Pan American Modernism: Avant-Garde Art in Latin America and the United States
September 24, 2015 – December 20, 2015
Developed by the Lowe Art Museum at the University of Miami (FL), this exhibition included paintings, sculpture, works on paper, photography and mixed media works, many of them exhibited for the first time outside of the Lowe. More than 70 works by over 60 artists from 12 countries highlight artistic exchanges between 1919 and 1979, revealing modernism to have been an international phenomenon across the Americas. Pan American Modernism demonstrates that Caribbean, Central, and South American artists were important contributors to the experimental and innovative nature of modernism.
Among the masters whose works are featured are Eduardo Abela, Wifredo Lam, Man Ray, Diego Rivera, Joaquín Torres-García, Adolph Gottlieb, Jacob Lawrence, Hans Hofmann, Knox Martin, Lee Krasner, Manuel Álvarez Bravo, Matta, Romare Bearden, José Clemente Orozco, David Alfaro Siqueiros, José Luis Cuevas, Rufino Tamayo, Lola Álvarez Bravo, Man Ray, Robert Motherwell, Olga Albizu, Luis Hernández Cruz, Fernando Botero, Enrique Castro-Cid, Richard J. Anuszkiewicz, Kenneth Noland, Frank Stella, Carlos Cruz-Diez, Pierre Daura, and Jesús Rafael Soto, among others.
Curated by Dr. Nathan Timpano, Assistant Professor of Art History at University of Miami, the exhibition was accompanied by a bilingual, fully illustrated catalogue with scholarly essays by Dr. Timpano; Dr. Edward J. Sullivan, the Helen Gould Sheppard Professor of the History of Art at New York University; and Dr. Heather Diack, Assistant Professor of Modern and Contemporary Art at the University of Miami.
Pan American Modernism: Avant-Garde Art in Latin America and the United States was developed by Lowe Art Museum, University of Miami, with tour organized by International Arts & Artists, Washington, DC. At the Art Museum, USJ, it was supported in part by Connecticut Humanities, an anonymous donor, Cigna, and the Karen L. Chase ’97 Fund. Media Sponsor: Hartford Business Journal.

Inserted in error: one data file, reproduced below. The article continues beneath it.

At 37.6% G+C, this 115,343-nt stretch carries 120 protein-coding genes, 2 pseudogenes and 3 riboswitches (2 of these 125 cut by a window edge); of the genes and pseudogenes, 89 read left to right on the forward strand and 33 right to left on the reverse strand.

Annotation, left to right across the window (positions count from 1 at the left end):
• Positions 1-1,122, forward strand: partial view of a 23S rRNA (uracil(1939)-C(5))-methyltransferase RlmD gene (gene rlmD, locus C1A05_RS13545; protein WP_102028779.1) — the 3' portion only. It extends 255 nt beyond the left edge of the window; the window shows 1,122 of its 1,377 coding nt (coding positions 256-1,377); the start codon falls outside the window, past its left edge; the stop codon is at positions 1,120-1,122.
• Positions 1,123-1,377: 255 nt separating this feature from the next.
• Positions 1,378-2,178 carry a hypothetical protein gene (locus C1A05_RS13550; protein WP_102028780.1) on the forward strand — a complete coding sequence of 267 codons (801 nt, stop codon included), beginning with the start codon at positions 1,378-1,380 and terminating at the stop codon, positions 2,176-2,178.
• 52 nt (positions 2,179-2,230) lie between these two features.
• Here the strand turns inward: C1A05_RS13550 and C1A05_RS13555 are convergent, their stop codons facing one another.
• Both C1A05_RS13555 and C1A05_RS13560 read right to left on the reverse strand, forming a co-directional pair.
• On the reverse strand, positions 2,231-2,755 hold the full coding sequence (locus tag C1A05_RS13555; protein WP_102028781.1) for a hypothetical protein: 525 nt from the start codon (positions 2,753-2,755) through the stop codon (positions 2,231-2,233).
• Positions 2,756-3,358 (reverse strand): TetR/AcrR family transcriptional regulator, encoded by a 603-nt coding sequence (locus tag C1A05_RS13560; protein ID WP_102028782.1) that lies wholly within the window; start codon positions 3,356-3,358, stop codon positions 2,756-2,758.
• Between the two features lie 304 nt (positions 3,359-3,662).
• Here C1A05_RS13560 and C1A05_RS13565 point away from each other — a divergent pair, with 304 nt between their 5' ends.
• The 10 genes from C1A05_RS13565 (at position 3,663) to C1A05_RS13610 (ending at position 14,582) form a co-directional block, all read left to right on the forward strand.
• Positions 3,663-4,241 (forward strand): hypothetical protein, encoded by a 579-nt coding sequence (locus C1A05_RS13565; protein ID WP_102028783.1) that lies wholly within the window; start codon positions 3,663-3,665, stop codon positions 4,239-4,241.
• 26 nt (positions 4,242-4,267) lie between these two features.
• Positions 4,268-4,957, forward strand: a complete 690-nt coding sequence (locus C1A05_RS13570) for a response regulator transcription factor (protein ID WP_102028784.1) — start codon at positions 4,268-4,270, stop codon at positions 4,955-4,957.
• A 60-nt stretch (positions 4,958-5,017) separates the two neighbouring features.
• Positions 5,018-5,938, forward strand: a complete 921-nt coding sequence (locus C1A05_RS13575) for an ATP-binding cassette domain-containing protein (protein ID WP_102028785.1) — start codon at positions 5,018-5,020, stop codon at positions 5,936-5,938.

IMAGE: Carlos Mérida. Abstract with Three Figures. 1961. Oil, sand, and pencil on wood. Collection of Lowe Art Museum, University of Miami. ©Alma Mérida.
Shin Hanga Landscapes: 20th Century Japanese Prints
June 12 – September 6, 2015
The Art Museum at University of Saint Joseph opened Shin Hanga Landscapes: 20th Century Japanese Prints with a reception on Friday, June 12. The exhibition remained on view through September 6.
The Japanese art movement known as shin-hanga (“new prints”) flourished in the first half of the twentieth century. Coined by print publisher Watanabe Shōzaburō (1885-1962), the term “shin-hanga” referred to modern color woodblock prints produced in the traditional collaborative system involving print designer, carver, printer, and publisher. Although shin-hanga prints addressed the same subject matter as 19th-century Japanese prints – including landscapes, beautiful women, and kabuki actors – they reflect Japan’s assimilation of Western art movements as well as an interest in attracting a Western audience. Just as 19th-century Japanese woodblock prints had influenced the course of European art, increasing internationalization led 20th-century Japanese printmakers to adopt certain approaches pioneered by European artists. In shin-hanga prints this resulted in deep perspective, a focus on naturalistic light and 3-dimensional form, and subtle coloring that eschewed the use of black outlines.
The landscapes that constitute the majority of shin-hanga prints depicted views showing little evidence of the country’s modernization and therefore held considerable appeal to an audience seeking a romantic or nostalgic image of Japan. Examples in this exhibition include works by some of the most renowned artists working in the genre, foremost among them Kawase Hasui (1883-1957) and Yoshida Hiroshi (1876-1950).
This exhibition featured recent gifts from Judith and Norman Zlotsky as well as prints donated by John Crockett. It was scheduled in conjunction with West Hartford’s Japan Summer Festival (Saturday, June 13, 2015).
A Night at the Opera: Caricatures by Enrico Caruso
March 27 – June 7, 2015
The Art Museum at University of Saint Joseph will open A Night at the Opera: Caricatures by Enrico Caruso with a reception on Thursday, March 26 from 6:00 – 7:30 p.m. The reception, which is free and open to the public, will include a performance of selected arias by Connecticut Concert Opera. The exhibition will remain on view through June 7, 2015.